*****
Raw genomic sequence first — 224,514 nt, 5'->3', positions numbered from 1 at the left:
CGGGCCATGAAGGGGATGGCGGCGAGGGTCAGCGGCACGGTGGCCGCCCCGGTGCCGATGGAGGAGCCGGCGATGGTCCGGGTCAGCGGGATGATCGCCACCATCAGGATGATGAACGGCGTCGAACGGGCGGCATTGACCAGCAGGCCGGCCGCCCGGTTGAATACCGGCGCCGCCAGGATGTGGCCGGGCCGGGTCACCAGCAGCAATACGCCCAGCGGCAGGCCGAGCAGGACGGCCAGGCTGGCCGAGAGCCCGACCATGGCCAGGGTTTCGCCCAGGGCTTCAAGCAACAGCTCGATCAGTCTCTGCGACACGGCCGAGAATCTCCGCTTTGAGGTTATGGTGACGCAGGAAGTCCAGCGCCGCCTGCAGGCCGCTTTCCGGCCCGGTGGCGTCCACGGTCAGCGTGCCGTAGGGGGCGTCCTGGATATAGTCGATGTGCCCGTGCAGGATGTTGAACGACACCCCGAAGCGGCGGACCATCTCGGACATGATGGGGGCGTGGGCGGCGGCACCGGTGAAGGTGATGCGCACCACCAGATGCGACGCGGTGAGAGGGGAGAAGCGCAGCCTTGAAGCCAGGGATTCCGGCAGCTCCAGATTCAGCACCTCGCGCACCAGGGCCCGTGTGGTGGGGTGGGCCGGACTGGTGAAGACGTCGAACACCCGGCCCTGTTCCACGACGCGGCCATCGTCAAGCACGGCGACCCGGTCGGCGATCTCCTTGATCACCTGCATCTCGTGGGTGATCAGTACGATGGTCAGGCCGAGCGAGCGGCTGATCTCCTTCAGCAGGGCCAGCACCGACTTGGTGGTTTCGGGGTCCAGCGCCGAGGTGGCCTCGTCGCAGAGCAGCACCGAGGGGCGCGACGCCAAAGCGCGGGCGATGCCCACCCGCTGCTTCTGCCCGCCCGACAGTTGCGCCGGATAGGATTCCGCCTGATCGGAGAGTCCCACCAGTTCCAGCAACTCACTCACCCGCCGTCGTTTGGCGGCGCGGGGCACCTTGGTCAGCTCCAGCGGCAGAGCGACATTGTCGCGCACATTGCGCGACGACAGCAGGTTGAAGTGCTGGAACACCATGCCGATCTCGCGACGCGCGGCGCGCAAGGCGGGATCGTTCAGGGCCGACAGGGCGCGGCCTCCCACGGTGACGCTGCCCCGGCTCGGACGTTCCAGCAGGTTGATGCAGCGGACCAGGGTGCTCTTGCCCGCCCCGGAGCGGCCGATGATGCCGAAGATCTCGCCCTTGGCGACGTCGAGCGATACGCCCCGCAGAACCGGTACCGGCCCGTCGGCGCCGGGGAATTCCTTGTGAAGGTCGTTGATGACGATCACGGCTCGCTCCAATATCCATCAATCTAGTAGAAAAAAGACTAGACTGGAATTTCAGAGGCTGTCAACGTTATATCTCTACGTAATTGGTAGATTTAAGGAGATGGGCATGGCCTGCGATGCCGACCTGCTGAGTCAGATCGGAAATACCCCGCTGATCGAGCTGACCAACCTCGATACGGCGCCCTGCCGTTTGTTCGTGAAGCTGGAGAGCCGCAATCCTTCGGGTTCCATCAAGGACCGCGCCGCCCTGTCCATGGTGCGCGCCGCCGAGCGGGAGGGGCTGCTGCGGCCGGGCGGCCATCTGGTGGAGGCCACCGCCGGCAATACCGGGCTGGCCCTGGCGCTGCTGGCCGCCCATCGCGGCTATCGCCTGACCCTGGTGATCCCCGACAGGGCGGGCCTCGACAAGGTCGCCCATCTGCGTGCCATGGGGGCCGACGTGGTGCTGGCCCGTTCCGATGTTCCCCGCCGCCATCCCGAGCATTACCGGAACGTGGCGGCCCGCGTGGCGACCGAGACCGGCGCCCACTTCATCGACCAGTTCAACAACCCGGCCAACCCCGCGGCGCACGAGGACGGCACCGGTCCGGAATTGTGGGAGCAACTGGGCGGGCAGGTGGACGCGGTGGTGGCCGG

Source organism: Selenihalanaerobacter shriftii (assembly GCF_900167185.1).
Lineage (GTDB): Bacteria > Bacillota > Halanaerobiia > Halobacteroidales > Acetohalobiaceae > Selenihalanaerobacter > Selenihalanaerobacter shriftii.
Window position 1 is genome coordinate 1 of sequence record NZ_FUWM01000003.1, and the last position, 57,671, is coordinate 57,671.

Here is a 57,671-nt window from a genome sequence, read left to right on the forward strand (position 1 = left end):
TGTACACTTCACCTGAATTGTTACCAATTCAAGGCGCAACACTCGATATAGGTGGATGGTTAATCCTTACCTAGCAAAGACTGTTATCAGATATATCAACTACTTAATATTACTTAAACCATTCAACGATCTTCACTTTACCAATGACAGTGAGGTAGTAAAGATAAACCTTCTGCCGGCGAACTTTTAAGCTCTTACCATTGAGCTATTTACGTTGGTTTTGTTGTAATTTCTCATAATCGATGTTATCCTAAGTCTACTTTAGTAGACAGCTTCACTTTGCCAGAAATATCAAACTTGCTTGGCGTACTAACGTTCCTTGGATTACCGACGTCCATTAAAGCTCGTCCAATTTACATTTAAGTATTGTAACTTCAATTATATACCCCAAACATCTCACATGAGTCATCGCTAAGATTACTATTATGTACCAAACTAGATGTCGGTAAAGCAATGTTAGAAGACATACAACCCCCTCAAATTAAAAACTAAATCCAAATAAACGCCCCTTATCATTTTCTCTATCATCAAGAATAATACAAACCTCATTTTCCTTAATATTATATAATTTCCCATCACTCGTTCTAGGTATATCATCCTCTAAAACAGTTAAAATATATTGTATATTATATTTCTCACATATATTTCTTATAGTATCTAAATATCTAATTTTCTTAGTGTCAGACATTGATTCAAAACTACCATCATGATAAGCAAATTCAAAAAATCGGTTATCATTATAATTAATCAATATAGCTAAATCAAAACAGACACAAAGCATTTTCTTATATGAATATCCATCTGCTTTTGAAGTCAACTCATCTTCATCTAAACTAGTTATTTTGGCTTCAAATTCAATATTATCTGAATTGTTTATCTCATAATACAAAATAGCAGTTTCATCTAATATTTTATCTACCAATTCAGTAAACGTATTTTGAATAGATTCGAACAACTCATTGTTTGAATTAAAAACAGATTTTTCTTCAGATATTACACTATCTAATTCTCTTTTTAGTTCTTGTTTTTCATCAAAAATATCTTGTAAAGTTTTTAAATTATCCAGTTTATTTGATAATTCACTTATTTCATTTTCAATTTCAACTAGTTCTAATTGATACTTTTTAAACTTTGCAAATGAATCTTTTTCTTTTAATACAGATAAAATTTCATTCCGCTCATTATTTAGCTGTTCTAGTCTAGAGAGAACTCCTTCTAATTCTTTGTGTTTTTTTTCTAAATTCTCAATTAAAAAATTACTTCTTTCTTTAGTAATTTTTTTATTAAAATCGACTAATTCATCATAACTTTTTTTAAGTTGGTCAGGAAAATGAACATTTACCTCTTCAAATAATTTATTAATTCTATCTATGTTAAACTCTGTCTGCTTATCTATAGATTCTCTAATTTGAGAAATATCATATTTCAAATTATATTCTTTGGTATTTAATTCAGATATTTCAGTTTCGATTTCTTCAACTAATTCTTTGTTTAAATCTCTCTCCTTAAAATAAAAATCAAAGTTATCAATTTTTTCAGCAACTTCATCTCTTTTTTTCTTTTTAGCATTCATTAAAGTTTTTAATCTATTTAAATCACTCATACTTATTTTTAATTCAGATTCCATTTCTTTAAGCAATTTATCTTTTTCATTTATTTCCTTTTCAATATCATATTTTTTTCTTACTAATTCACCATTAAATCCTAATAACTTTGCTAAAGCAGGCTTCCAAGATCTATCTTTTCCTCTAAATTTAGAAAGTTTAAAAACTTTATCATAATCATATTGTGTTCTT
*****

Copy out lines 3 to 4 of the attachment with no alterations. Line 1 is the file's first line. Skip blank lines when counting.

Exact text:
Source organism: Selenihalanaerobacter shriftii (assembly GCF_900167185.1).
Lineage (GTDB): Bacteria > Bacillota > Halanaerobiia > Halobacteroidales > Acetohalobiaceae > Selenihalanaerobacter > Selenihalanaerobacter shriftii.